Vaccine doses would instead be imported from countries with closer ties to Iran, such as Russia, China and India, Khamenei added.

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Soon afterwards, Iran launched a strategic alliance with Cuba and established a collaborative framework under which the Cuban vaccine will be developed between Iran's Pasteur Institute and Cuba's Finlay Institute of Vaccines. Both countries are under stringent US sanctions, with Cuba freshly added to the US State Department's list of "terrorism sponsors".

Scientists believe that even partial immunity can slow the spread of the disease and reduce the severity of symptoms. Hence the delay of coronavirus vaccination has caused concerns among Iranians, with some warning of a possible rise in the death toll if American and British vaccines, including those from Pfizer-BioNTech, Moderna and Oxford, are not used.

According to official figures released by Iran's health ministry, more than 58,180 people in the country have died from Covid-19 and more than 1,438,280 people have been infected as of 3 February. Members of the opposition claim that the real numbers are much higher. 

Fake test results

For those who make it through the door, the antibody parties are not too different from any social gatherings in the pre-pandemic era: people go to drink, dance and be merry.

While some people may still have reservations about the effectiveness of antibody protection, that has not stopped them from having some fun.

"I know there is a risk that coronavirus will get me again, but at these parties I try to have close contact only with people I know well, and I keep my distance from people I don't know very well," said Sima, 21, who attended an antibody party in a villa in Lavasan in northeast Tehran.

MEE spoke to several people who believed that the presence of antibodies in their bloodstream meant they no longer needed to worry about catching coronavirus again or infecting others.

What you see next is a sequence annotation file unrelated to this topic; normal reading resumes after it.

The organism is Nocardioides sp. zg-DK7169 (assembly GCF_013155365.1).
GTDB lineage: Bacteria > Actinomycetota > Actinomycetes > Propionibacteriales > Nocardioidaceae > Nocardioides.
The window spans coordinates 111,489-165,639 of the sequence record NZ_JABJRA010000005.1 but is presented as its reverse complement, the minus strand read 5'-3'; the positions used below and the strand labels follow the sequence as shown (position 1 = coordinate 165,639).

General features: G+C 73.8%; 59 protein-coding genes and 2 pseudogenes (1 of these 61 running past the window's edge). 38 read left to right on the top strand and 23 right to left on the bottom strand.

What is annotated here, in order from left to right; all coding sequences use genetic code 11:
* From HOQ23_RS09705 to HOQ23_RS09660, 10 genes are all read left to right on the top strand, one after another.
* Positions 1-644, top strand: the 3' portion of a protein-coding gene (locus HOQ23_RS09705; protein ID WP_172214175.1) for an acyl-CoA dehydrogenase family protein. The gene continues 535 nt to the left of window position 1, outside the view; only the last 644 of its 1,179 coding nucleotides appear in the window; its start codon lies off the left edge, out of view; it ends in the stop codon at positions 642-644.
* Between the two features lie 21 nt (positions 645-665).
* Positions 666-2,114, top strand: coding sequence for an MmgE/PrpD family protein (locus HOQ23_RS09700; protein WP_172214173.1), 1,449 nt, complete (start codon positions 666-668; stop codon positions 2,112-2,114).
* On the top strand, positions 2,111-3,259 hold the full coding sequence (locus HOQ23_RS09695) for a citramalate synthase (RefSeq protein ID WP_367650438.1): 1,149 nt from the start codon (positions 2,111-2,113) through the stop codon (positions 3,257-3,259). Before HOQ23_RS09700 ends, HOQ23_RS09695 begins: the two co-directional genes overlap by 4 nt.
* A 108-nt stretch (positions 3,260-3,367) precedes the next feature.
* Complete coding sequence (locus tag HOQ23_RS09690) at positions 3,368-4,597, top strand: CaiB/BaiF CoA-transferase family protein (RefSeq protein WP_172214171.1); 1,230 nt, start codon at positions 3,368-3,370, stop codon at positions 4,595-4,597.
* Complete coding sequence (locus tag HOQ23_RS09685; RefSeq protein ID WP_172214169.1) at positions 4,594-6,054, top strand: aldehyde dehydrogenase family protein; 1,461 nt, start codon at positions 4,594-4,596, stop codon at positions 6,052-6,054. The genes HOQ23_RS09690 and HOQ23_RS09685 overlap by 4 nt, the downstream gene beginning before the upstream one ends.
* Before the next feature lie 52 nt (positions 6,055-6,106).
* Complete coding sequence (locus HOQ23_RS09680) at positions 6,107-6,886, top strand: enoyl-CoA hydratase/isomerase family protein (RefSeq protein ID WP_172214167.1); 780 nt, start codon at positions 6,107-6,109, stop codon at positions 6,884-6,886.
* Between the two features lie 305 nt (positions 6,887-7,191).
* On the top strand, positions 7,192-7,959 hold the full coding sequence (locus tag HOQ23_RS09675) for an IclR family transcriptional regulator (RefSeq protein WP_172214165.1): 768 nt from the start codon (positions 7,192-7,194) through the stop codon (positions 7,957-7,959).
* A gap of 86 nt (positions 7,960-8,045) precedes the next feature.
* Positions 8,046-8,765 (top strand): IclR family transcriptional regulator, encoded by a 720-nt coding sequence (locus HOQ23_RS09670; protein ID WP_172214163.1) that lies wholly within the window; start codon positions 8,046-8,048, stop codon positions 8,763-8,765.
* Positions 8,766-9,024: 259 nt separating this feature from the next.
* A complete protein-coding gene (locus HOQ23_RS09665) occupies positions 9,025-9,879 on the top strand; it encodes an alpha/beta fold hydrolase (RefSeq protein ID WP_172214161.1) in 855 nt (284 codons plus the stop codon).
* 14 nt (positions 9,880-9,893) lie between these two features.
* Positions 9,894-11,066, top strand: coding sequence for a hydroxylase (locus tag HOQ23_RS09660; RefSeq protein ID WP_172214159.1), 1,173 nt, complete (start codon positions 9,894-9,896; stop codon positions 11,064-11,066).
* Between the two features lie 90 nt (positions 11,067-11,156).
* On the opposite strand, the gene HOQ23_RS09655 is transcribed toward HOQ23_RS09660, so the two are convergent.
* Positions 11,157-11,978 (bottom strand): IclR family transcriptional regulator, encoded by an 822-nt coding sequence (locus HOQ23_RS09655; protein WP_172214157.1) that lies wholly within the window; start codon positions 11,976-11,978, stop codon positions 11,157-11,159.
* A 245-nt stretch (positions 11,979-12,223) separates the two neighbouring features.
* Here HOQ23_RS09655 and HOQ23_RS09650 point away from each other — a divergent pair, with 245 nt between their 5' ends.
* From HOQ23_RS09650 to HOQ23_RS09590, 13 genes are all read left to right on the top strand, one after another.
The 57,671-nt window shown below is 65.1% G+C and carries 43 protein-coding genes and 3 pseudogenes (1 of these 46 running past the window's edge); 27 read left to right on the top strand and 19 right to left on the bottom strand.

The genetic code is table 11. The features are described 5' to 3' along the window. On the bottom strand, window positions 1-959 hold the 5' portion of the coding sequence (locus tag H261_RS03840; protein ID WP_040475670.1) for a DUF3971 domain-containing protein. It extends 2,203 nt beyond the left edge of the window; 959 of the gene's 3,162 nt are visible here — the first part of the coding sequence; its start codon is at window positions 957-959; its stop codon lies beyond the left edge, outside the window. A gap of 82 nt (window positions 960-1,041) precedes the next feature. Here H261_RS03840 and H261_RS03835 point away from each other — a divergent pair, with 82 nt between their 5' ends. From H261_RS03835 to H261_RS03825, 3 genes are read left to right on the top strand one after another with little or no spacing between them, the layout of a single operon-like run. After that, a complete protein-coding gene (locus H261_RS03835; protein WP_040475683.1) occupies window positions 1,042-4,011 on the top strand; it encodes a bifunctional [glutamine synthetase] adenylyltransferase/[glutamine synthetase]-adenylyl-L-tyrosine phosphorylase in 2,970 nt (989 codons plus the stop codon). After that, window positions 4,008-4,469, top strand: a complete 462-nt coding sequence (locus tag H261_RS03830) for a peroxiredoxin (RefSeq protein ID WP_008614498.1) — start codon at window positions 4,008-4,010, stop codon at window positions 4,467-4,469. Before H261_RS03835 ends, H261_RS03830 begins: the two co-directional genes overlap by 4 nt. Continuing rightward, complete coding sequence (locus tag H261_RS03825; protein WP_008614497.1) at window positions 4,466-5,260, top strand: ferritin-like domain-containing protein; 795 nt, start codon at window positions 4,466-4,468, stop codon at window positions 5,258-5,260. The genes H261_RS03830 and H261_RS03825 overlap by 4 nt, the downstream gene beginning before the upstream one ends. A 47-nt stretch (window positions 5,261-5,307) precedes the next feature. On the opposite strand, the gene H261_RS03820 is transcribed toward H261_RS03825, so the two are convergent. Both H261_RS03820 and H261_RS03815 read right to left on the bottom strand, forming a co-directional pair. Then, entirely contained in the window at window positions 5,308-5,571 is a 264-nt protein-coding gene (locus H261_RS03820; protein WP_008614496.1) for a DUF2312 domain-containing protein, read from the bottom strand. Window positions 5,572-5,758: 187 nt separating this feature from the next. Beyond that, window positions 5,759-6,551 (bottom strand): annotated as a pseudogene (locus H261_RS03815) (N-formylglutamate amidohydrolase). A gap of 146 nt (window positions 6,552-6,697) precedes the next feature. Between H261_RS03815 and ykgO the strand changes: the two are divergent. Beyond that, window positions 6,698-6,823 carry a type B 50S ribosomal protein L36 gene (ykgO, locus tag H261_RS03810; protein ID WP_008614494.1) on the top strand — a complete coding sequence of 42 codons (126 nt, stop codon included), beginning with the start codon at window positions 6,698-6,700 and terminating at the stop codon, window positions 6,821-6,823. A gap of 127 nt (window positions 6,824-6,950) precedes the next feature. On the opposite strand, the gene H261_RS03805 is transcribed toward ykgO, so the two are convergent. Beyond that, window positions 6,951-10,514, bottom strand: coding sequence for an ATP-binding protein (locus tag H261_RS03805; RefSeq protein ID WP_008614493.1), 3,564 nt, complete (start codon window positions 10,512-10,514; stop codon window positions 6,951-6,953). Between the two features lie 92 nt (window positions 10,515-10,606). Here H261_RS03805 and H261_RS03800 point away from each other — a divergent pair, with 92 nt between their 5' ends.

Mehrdad, one of the party attendees, said he had caught Covid-19 last summer and the subsequent antibody test "confirmed that he would have immunity against the virus for at least six months".

"Our gatherings are very limited and have a lot of filters. It is not like we let everyone in, and the host asks everybody to have the results of their antibody tests readily available," he said.

However, not everyone who attends these parties takes coronavirus seriously, and some have even faked test results to gain access.

'Everyone at the party has antibodies so they are not at risk [of catching coronavirus again]. Therefore, they pose no danger to me. Why should I feel guilty?'

- Amir, a partygoer who faked his antibody test result

Amir, a 22-year-old professional sportsman, declared that athletes were immune to the coronavirus. 

"Look, no athlete in the world has had coronavirus. For example, Cristiano Ronaldo or Zlatan Ibrahimovic both got coronavirus, but they recovered very quickly. Show me an athlete who has coronavirus," he told MEE.

Amir did not hide the fact that he had never taken an antibody test and that the positive result he brought to the party was created on Photoshop.

"Everyone at the party has antibodies so they are not at risk [of catching coronavirus again]. Therefore, they pose no danger to me. Why should I feel guilty?" Amir said.

Government officials have expressed concerns over those who do not observe health and safety guidelines imposed to curb the spread of the virus.

"Easing restrictions, negligence and the return of wrong social behaviours will result in a new and more severe wave of coronavirus in the country," Iranian Health Minister Saeed Namaki said last month.

However, others claimed that the authorities needed to recognise that different social groups would experience various levels of fatigue during the pandemic.

"The psychological dimension [of the pandemic] is the most important issue," Fahimeh Miri, an experienced journalist, told MEE.

"Due to their age, the younger generation is more inclined to challenge social-distancing restrictions. This issue is not limited to Iran. We see the same happening around the world, that health officials are facing the significant challenge of convincing the public, and especially young people, to respect the restrictions.

"Sometimes some of the young people's initiatives to circumvent the restrictions are really surprising, and the antibody party is definitely one of them."